The population of devices and scope of infrastructure that support the edge are expected to accelerate, says Jeff Loucks, executive director of Deloitte’s center for technology, media and telecommunications. He says implementations of the new communications standard have exceeded initial predictions that there would be 100 private 5G network deployments by the end of 2020. “I think that’s going to be closer to 1,000,” he says.

Part of that acceleration came from medical facilities, logistics, and distribution where the need is great for such implementations. Loucks sees investment and opportunities for companies to move quickly at the edge with such resources as professional services robots that work alongside people. Such robots need fast, low latency connections made possible through 5G and have edge AI chips to assist with computer visions, letting them “see” their environment, he says.

Loucks says there are an estimated 650 million edge AI chips in the wild this year with that number expected to scale up fast. “We are predicting [there will be] around 1.6 billion edge AI chips by 2024 as the chips get smaller with lower power consumption,” he says.

The COVID accelerator

World events have played a part in advancing the resources and capabilities at the edge, says Paul Silverglate, vice chairman and Deloitte’s US technology sector leader. “COVID has been an accelerator and a challenge as it relates to computing at the edge,” he says. Remote working, digital transformation, and cloud migration have all been pushed faster than expected in response to the repercussions of the pandemic. “We’ve gone 10s of years into the future,” Silverglate says.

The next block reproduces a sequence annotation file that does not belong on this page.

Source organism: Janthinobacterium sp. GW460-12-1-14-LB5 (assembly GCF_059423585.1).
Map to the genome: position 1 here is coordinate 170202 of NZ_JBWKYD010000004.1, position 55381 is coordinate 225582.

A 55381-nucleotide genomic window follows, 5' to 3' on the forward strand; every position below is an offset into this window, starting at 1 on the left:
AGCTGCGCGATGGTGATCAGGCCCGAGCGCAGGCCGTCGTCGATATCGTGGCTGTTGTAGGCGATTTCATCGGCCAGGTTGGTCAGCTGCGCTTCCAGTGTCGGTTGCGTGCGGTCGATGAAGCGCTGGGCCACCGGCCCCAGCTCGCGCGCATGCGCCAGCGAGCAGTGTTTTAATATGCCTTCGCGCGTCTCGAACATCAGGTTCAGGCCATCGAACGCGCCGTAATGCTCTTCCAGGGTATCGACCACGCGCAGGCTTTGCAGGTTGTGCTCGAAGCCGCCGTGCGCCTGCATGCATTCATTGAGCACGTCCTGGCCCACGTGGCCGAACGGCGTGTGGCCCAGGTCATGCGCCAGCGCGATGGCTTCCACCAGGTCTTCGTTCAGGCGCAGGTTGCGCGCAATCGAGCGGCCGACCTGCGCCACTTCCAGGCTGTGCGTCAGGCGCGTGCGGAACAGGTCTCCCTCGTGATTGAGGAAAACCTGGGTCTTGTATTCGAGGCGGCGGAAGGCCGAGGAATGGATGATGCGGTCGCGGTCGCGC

That future may already be happening as Verizon sees the components of the edge coming together, says director of IoT and real-time enterprise Thierry Sender. “From a Verizon standpoint, we now have partners for enabling edge deeply integrated into our 5G network and wireless overall,” he says, “which means 4G devices get the benefit of the capabilities.” For example, Sender says for private infrastructure, Verizon has a relationship with Microsoft to deliver on compute resources that support mission critical applications large enterprises would have in warehouses or manufacturing. That ties together different bespoke solutions that enterprises use together to solve their needs.